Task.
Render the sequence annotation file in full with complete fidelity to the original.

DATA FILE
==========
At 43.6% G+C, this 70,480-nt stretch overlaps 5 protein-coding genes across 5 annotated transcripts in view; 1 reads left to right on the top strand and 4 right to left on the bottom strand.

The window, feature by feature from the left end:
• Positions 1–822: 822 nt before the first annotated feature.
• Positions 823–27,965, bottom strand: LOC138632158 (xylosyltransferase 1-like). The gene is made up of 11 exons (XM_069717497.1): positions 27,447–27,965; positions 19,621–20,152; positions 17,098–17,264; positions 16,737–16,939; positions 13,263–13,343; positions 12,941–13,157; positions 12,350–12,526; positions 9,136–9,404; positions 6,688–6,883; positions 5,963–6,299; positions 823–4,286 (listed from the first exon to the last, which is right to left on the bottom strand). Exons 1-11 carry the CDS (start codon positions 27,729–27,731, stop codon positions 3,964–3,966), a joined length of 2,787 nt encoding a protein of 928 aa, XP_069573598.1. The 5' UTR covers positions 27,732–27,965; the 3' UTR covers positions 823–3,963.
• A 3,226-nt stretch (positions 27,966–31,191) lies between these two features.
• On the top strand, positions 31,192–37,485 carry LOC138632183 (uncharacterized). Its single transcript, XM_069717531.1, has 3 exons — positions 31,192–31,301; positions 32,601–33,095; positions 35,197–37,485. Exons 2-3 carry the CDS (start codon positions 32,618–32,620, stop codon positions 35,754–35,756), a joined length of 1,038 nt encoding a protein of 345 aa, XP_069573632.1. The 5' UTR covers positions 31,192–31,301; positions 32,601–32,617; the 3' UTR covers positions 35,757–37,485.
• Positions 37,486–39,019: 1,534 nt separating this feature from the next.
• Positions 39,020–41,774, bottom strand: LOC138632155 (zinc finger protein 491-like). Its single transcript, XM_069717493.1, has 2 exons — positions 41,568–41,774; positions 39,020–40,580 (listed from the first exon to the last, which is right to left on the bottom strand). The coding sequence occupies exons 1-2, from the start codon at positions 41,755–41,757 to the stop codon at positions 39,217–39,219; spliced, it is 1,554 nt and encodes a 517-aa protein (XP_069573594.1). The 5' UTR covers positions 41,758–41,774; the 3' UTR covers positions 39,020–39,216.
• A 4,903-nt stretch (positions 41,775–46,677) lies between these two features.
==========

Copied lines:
At 43.6% G+C, this 70,480-nt stretch overlaps 5 protein-coding genes across 5 annotated transcripts in view; 1 reads left to right on the top strand and 4 right to left on the bottom strand.

The window, feature by feature from the left end:
• Positions 1–822: 822 nt before the first annotated feature.
• Positions 823–27,965, bottom strand: LOC138632158 (xylosyltransferase 1-like). The gene is made up of 11 exons (XM_069717497.1): positions 27,447–27,965; positions 19,621–20,152; positions 17,098–17,264; positions 16,737–16,939; positions 13,263–13,343; positions 12,941–13,157; positions 12,350–12,526; positions 9,136–9,404; positions 6,688–6,883; positions 5,963–6,299; positions 823–4,286 (listed from the first exon to the last, which is right to left on the bottom strand). Exons 1-11 carry the CDS (start codon positions 27,729–27,731, stop codon positions 3,964–3,966), a joined length of 2,787 nt encoding a protein of 928 aa, XP_069573598.1. The 5' UTR covers positions 27,732–27,965; the 3' UTR covers positions 823–3,963.
• A 3,226-nt stretch (positions 27,966–31,191) lies between these two features.
• On the top strand, positions 31,192–37,485 carry LOC138632183 (uncharacterized). Its single transcript, XM_069717531.1, has 3 exons — positions 31,192–31,301; positions 32,601–33,095; positions 35,197–37,485. Exons 2-3 carry the CDS (start codon positions 32,618–32,620, stop codon positions 35,754–35,756), a joined length of 1,038 nt encoding a protein of 345 aa, XP_069573632.1. The 5' UTR covers positions 31,192–31,301; positions 32,601–32,617; the 3' UTR covers positions 35,757–37,485.
• Positions 37,486–39,019: 1,534 nt separating this feature from the next.
• Positions 39,020–41,774, bottom strand: LOC138632155 (zinc finger protein 491-like). Its single transcript, XM_069717493.1, has 2 exons — positions 41,568–41,774; positions 39,020–40,580 (listed from the first exon to the last, which is right to left on the bottom strand). The coding sequence occupies exons 1-2, from the start codon at positions 41,755–41,757 to the stop codon at positions 39,217–39,219; spliced, it is 1,554 nt and encodes a 517-aa protein (XP_069573594.1). The 5' UTR covers positions 41,758–41,774; the 3' UTR covers positions 39,020–39,216.
• A 4,903-nt stretch (positions 41,775–46,677) lies between these two features.